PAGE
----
A Seasonal Checklist for Decks…
Decks are a great outdoor living space to enjoy for both relaxing and entertaining during three seasons of the year. In addition to the general traffic wear and tear that decks endure, they are also exposed to the most brutal of outdoor elements. Rain, sun, snow and ice wreak havoc on horizontal outdoor wood surfaces.
Signs that your deck is weathering and in need of maintenance will usually include:
- Fading and turning gray
- Water stains
- Formation of green, slippery mildew
- Splitting and “checking” of the grain
Basically, if you are no longer comfortable walking barefoot on your deck, it is time to do something about it. Best practice is to inspect for these conditions in both spring and fall of each year.
If your deck is in need, there are two practical methods to prepare it for a fresh coat of stain:
This is not about using high pressure water to blast contaminants and discoloration out of the surface. If done incorrectly, this can really damage your wood. Pressure washing should only be done as a rinsing method after applying a deck cleaning solution that is formulated to chemically restore wood to its original, healthy state.
We recommend using a liquid form deck cleaner or brightener applied with a garden style pump sprayer, then rinsed thoroughly with a pressure washer, using the green colored tip that comes with the machine. Allow a couple of good days of drying time before applying a fresh coat of deck stain, following the manufacturer’s instructions for application as printed on the can label.
If chemical cleaning is not for you, another option is to prep your deck mechanically, using a power sander.
If your deck is not too large, this is a quick way to do it. By sanding instead of pressure washing, you do not have to wait for your deck to dry before applying the new coat of stain – it can be done immediately after sanding.
Typically, one round of sanding at 80 grit is sufficient, and with a power sander attached to a vacuum, the process is clean and the results more crisp, as dust particles aren’t ground into the wood grain. Stains penetrate best and have the richest look with this method.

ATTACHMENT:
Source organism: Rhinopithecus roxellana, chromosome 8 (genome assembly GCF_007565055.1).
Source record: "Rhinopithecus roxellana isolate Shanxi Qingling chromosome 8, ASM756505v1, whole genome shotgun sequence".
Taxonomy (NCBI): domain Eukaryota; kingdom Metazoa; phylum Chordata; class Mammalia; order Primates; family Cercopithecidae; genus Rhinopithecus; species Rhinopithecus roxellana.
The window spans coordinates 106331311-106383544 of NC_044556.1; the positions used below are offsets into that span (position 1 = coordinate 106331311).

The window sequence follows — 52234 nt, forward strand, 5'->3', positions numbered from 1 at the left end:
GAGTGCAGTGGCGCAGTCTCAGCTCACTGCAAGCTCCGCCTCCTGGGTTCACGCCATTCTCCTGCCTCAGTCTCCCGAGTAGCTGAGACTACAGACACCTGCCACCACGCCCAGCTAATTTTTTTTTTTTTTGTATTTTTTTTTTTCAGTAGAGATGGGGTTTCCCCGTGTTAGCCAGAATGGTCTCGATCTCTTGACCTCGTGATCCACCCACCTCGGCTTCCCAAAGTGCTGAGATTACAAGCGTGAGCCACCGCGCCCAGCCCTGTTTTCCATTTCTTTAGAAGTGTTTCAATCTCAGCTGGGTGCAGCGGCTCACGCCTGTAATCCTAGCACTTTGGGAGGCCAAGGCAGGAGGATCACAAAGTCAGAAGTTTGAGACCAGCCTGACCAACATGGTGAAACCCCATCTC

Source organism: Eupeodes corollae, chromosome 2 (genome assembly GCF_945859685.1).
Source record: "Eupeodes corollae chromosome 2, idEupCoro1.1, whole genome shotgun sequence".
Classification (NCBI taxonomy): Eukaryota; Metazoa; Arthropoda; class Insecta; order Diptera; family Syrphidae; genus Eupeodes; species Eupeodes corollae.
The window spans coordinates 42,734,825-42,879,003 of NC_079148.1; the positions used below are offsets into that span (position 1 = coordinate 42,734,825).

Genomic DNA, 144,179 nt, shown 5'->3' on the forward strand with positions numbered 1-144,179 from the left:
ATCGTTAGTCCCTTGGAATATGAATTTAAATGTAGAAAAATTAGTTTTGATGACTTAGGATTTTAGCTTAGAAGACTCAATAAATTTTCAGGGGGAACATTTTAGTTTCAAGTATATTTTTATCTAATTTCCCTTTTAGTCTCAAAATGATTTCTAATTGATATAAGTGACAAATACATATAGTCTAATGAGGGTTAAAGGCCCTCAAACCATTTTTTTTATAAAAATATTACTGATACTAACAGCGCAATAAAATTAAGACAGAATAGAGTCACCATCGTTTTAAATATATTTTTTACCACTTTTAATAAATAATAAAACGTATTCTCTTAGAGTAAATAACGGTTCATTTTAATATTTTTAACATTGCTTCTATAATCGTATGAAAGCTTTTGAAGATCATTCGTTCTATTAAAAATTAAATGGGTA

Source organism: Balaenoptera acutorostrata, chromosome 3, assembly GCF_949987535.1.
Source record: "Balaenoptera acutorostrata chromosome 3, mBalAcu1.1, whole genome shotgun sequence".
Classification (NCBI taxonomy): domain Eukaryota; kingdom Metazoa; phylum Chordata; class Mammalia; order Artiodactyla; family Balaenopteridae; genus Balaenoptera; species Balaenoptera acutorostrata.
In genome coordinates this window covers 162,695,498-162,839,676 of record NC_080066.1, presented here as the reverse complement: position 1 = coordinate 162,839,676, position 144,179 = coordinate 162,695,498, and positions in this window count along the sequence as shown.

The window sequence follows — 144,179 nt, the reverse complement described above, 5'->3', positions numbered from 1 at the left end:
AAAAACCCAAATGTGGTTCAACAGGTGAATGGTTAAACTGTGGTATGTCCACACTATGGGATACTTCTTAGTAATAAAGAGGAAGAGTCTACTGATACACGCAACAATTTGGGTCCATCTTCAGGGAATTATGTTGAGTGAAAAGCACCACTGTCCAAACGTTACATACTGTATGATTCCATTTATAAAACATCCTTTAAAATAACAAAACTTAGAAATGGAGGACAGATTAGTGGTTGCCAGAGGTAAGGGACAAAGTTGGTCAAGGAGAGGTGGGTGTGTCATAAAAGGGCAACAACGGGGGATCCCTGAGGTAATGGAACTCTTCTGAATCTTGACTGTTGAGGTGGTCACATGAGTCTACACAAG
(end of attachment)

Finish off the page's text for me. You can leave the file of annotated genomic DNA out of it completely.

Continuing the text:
Definitely be sure to wear knee pads if you choose to sand your deck, it will make the process much easier on your body.
There are many choices in deck finishing products these days, and the choice really comes down to aesthetics and performance.
If your deck is a pretty species of wood, such as cedar, fir, ipe or mahogany, you may decide to use a clear or semi-transparent stain to protect the wood and allow the grain to show through.
This type of finish requires a bit more maintenance over time – as in annually – but is definitely more a more appealing feature than a solid stained deck.
On the other hand, older pressure treated decks, for example, are not that visually interesting. The wood is just not very pretty to look at. So in this case, it is usually best to opt for a semi-solid or solid color stain to protect the wood best and also to provide the lowest maintenance over time. There is nothing wrong with the deck just being a nice looking color.
Whichever route you choose, be sure to use a good quality brush and apply liberally. It is best to stain two or three courses at a time, over the full length of the deck. This approach helps to avoid overlap marks. If you keep the boards wet as you go, and move at a rigorous pace, the coverage will be just right.
Oil or Water Based?
Historically, oil stains were the best and only legitimate choice for deck finishing. That has all changed in recent years as water based formulations have come a long way in terms of ease of use and performance.
Oil based stains are slower drying, which results in more down time for your deck. They also require the use of paint thinner to clean brushes, and can be very difficult to remove from your hands after the project is complete. While oils are still the popular option on exotic deck wood species, for most common applications, it is not necessary anymore.
Water based deck stains are the safer alternative these days and are much easier to use. The application and cleanup are easy, and they do not fade like oils as they age.
Looking to Drill Deeper into Deck Information?
While this article is a general overview, I have launched a new and more comprehensive resource for deck owners, builders and finishers. It is called ipehelp.com. The new site is geared to owners of exotic wood decks in particular, and also has lots of valuable info, tips and resources for wood deck lovers in general.
Maintaining your deck is the key to its durability, so feel free to peruse the archives at Ipe Help and educate yourself. If you feel that you are in over your head with a deck situation of any type, I am available for consultation through that site.